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Research Seminar Series (RSS)

Unintended Consequences of Laws to Protect the Poor: How Restrictions on the Sale, Rental, and Use of Land Affect Workers’ Wages in Sri Lanka

Tuesday, December 7, 2010 - 12:00pm to 1:30pm
 

On Tuesday, December 7, 2010 the Center for Global Development and The Paul H. Nitze School of Advanced International Studies hosted a Massachusetts Avenue Development Seminar (MADS)* entitled Unintended Consequences of Laws to Protect the Poor: How Restrictions on the Sale, Rental, and Use of Land Affect Workers’ Wages in Sri Lanka. This seminar featured Shahe Emran, George Washington University. Leo Feler, of Johns Hopkins University SAIS served as the discussant.

Access the paper here.

Paper Abstract: Taking advantage of a historical quasi-experiment in Sri Lanka, this paper provides evidence on the effects of land market restrictions on wages and its spatial pattern. To isolate the direction of causation, we exploit the effects of historical malaria prevalence on the incidence of land restrictions through its effects on the availability of ‘crown land’. The results show that land restrictions can reduce wages substantially, and this effect is smaller in remote locations. We also look closely at the effect of land market restrictions (especially sales restrictions) on women's labor force participation and gender wage gap in rural areas.  Theory predicts multiple reasons why the effects on women’s labor force participation and earnings would be different from those for men. We find that land sale restrictions cause more women to enter the labor force but widen the gender wage gap. To the best of our knowledge, there is no other analysis of the effects of land market restrictions on women's labor force participation and gender wage gap in the current economics literature.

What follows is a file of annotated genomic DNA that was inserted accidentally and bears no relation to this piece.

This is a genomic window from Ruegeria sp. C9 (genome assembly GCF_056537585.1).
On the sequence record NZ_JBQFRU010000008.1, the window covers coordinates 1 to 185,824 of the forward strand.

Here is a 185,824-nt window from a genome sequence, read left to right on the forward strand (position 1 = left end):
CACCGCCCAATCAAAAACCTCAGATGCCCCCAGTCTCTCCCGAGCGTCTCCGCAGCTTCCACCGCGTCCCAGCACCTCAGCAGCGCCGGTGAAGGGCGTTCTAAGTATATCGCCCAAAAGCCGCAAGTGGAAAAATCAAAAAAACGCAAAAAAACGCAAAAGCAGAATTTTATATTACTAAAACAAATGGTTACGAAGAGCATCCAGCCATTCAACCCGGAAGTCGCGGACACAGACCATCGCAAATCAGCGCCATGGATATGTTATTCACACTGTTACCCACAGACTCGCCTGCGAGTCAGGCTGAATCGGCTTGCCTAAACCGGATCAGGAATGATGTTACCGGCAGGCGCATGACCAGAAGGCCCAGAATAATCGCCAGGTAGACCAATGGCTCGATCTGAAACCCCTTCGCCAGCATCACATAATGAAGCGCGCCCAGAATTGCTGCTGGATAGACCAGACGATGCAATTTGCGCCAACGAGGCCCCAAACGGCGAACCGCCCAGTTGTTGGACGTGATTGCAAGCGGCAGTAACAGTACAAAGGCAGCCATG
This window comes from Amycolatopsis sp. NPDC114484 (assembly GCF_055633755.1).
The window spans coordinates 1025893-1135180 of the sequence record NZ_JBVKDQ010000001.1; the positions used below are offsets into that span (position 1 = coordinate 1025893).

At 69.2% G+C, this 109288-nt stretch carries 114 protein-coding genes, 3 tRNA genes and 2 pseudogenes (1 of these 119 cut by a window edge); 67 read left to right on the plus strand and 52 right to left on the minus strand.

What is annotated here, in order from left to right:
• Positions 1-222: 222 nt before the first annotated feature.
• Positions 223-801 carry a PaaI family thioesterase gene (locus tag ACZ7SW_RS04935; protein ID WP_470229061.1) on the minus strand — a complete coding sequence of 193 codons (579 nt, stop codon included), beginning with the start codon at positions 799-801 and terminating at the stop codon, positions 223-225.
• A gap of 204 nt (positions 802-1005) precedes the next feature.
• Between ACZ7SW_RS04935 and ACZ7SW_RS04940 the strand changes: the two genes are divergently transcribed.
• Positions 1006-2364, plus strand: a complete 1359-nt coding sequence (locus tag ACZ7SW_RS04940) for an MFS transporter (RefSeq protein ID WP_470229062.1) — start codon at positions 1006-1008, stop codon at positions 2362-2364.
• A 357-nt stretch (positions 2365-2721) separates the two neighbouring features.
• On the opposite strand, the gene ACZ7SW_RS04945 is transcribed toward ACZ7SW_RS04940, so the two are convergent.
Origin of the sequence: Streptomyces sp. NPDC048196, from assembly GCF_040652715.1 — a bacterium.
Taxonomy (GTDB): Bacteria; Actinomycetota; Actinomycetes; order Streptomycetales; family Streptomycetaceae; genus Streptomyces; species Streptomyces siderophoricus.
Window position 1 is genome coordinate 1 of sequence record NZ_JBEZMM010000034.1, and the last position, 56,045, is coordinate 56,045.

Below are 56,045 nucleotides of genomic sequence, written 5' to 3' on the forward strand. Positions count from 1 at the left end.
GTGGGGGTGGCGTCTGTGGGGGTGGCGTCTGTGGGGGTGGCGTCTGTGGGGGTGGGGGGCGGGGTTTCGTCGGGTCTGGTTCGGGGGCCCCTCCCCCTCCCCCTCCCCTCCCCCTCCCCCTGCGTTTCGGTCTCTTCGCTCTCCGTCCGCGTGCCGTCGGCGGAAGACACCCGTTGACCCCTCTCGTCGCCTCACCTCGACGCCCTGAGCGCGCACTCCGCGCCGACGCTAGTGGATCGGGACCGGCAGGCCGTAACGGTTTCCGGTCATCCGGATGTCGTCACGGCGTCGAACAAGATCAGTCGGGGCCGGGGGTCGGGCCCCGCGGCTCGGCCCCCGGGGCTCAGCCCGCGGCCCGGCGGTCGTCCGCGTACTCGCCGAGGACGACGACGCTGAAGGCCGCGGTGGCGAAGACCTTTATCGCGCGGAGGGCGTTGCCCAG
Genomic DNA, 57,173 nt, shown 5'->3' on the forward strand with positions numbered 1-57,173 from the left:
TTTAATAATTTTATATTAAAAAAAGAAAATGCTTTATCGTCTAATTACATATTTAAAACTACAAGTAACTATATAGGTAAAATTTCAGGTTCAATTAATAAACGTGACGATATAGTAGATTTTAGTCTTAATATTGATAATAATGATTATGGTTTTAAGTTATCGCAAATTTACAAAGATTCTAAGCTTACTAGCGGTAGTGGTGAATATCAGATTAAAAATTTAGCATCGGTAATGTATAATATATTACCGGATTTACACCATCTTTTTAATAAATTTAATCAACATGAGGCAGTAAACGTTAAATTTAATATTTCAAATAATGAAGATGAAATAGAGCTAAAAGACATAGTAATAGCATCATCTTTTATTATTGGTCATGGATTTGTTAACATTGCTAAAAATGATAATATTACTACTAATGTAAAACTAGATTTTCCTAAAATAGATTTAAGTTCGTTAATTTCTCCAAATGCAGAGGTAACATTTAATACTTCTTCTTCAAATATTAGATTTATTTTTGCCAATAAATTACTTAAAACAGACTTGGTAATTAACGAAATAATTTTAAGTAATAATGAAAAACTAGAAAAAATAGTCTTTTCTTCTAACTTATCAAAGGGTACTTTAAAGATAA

*The Massachusetts Ave. Development Seminar (MADS) is a ten year-old research seminar series that brings some of the world’s leading development scholars to discuss their new research and ideas. The presentations meet an academic standard of quality and are at times technical, but retain a focus on a mixed audience of researchers and policymakers. Because we know of your interest in development research, we’ve taken the liberty of including you in this and future MADS invitations but as always feel free to unsubscribe [link] if this is not of interest to you.

Tuesday, December 7, 2010
12:00pm to 1:30pm